I really love my cats, but there are limits. They are different in every situation and with every cat. Very early on I decided that Thia was no cat that would or could be treated medically for a longer period of time. She fights against anything. She does not trust me enough to let me handle her. She would rather die of hunger than eat anything she found uncomfortable or unfamiliar. In the past she has made this very clear repeatedly .

That she eats the wet kidney diet food (eagerly) is a big plus. I am not in favor of canned food daily, but it helps her to get extra fluid. And because she eats it, it means that she can stay with me for awhile. The drugs remain at the vet. I prefer a shorter life than extend the last time with a lot of stress and anxiety. For now it goes reasonably well. How she'll keep up nobody knows. We can only wait.

Renal disorders are relatively common, especially in older animals. At first we see nothing. Only when approximately 70% of the renal function is irretrievably lost, the animal will show symptoms such as poor appetite, weight loss, drinking more than usual, more urination, vomiting and / or diarrhea, bad breath, decreased activity and dehydration

The right diet and medical support can reduce the symptoms, though the loss of kidney function is gone for good. The diet has a few important features. It contains less phosphorus, less protein, more energy and is extra tasty.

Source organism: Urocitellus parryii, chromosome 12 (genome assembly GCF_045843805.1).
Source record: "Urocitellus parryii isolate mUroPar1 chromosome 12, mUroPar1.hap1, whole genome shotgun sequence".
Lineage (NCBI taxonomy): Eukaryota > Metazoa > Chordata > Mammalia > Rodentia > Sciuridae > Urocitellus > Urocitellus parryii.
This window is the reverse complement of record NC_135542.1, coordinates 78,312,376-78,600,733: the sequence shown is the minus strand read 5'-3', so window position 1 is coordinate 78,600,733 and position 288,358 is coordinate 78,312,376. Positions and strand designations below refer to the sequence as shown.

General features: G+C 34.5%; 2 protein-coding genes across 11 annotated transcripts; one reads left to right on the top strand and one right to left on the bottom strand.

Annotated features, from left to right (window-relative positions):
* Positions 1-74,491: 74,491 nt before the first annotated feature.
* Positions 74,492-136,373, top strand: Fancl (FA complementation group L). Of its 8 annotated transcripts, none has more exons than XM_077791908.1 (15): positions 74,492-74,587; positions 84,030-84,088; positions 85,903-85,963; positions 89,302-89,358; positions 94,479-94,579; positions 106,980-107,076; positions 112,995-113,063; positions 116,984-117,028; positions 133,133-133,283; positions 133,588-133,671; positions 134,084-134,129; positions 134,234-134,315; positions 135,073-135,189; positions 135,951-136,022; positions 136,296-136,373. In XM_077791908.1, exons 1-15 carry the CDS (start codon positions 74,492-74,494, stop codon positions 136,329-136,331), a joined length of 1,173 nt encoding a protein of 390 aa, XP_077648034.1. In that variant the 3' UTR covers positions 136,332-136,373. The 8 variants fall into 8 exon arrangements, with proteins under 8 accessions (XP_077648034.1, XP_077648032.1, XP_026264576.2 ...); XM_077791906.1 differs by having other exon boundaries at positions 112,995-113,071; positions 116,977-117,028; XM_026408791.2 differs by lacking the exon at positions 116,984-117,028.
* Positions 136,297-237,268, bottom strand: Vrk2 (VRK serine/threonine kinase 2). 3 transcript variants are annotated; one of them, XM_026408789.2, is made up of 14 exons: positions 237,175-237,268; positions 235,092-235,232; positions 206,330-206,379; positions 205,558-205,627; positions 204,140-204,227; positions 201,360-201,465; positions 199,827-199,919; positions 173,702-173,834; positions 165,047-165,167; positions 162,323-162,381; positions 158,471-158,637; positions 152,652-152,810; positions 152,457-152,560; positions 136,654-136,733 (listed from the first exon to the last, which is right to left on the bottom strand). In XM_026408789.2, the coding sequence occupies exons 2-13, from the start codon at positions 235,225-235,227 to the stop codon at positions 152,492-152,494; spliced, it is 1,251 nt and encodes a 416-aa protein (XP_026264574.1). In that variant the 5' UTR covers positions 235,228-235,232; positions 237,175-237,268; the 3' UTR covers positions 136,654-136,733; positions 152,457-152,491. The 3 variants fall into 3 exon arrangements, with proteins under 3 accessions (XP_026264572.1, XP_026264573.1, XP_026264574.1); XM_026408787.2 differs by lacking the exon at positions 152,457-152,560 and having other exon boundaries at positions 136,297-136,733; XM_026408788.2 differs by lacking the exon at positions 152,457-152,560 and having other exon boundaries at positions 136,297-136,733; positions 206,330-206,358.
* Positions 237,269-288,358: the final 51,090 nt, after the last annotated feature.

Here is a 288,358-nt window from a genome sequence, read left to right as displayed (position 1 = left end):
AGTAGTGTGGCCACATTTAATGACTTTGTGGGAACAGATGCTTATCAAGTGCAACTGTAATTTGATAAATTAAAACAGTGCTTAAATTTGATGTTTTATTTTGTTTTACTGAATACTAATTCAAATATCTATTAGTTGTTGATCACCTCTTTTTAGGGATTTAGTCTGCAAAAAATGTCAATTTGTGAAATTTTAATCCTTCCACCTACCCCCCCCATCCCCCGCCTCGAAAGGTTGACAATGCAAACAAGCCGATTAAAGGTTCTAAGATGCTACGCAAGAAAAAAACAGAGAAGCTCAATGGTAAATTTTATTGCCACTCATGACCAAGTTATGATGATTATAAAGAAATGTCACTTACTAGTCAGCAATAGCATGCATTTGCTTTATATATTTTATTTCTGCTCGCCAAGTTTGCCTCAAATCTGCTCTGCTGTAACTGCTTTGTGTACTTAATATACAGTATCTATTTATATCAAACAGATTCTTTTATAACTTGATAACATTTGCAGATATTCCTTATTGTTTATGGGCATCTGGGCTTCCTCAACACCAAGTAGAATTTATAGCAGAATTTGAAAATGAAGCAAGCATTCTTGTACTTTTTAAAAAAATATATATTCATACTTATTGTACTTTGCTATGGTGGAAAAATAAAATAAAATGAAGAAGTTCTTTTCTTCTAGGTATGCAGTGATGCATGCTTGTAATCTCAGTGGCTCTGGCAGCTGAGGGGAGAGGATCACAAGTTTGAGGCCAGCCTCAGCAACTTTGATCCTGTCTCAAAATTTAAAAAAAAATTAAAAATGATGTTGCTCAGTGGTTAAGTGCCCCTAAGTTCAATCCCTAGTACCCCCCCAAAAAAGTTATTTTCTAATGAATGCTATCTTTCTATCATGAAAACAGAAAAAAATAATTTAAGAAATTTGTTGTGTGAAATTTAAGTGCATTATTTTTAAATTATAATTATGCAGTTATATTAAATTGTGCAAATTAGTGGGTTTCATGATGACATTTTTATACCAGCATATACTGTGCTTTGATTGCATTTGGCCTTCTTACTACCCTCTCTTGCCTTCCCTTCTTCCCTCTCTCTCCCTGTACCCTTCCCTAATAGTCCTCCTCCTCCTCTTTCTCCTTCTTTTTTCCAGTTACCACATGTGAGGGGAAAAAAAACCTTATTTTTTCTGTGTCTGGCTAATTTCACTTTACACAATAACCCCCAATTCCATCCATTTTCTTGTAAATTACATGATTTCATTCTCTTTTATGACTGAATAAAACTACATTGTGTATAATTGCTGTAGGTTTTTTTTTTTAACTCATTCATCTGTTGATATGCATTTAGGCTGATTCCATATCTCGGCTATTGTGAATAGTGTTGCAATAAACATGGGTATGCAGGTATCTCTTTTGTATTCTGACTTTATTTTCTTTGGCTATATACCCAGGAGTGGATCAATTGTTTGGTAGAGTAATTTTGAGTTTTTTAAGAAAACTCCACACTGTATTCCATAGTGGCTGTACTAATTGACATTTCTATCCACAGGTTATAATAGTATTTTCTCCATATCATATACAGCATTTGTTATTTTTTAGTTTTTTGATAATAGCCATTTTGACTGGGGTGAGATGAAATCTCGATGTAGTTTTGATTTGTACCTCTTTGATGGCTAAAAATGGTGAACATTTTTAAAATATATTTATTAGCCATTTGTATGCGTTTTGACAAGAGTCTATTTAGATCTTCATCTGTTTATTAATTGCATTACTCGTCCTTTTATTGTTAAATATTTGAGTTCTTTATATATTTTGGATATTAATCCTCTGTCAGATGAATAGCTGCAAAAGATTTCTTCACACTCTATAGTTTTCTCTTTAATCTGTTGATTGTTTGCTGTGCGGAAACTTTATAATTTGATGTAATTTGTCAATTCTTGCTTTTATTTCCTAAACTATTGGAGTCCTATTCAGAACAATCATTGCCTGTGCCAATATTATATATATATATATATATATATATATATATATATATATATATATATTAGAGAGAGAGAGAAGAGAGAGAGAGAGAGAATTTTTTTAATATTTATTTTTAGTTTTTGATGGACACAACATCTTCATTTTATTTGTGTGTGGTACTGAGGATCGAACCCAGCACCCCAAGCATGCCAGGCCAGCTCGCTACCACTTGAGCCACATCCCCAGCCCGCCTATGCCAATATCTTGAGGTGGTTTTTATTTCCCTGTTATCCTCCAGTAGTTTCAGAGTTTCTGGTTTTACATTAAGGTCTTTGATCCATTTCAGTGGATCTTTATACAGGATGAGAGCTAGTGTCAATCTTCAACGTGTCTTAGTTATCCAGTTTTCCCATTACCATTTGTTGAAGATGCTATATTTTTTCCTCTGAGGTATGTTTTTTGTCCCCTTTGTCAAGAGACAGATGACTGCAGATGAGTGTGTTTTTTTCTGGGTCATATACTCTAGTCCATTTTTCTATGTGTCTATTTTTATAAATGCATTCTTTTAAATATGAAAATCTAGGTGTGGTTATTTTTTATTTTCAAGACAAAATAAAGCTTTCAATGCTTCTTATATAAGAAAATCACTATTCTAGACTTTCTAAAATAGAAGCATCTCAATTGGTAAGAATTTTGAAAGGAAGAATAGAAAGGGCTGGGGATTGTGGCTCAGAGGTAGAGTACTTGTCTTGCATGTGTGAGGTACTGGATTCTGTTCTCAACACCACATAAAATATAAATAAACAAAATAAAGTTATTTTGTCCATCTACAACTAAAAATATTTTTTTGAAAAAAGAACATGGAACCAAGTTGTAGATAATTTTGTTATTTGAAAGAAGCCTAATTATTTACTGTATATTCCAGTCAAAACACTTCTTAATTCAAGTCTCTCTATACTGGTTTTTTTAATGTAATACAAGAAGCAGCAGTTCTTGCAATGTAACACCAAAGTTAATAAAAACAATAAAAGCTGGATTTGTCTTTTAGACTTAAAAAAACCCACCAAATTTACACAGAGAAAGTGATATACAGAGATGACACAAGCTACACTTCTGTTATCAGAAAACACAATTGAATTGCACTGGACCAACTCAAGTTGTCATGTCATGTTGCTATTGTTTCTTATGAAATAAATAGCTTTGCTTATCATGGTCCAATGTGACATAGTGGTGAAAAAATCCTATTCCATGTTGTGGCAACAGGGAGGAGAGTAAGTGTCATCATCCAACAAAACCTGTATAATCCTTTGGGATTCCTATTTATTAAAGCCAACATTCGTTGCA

The damaged kidneys are poorly able to get phosphorus out of the blood and increased phosphorus levels in the blood leads to further loss of renal function. With the metabolism of proteins waste is created. Since the kidneys can not properly process that, the disease gets worse. The protein in the diet food is of good quality, so that they are taken by the body as much as possible and minimize waste.

Animals with kidney disease often have a poor appetite. Yet it is important that they maintain their (same) weight. The food is made extra tasty, so the animal eats eagerly, making it possible to continue on the same weight.

Animals with a kidney problem usually have problems with mouth and teeth. Because of the excess waste in the body inflammation of the gum and oral mucosa can occur. They can cause pain when chewing. That's why the kibble are easy to chew. The wet food consists of small pieces of meat that can easily be swallowed. There is also a kind of pate in tubs.

Thia does not like that pate. It tastes good to her, but she licks it against the bottom of her food bowl. After a while she gets (I think) a tired tongue and gives up. The pieces of meat in sauce go down easier. At the moment she even eats a bit of dry kibbles as well.

Keep your eye on older animals. It's easy to investigate whether everything is still okay by testing some blood. There is even a urine test. On this website you find more information about it:
We want our pets to live with us as long as possible and as healthy as possible after all.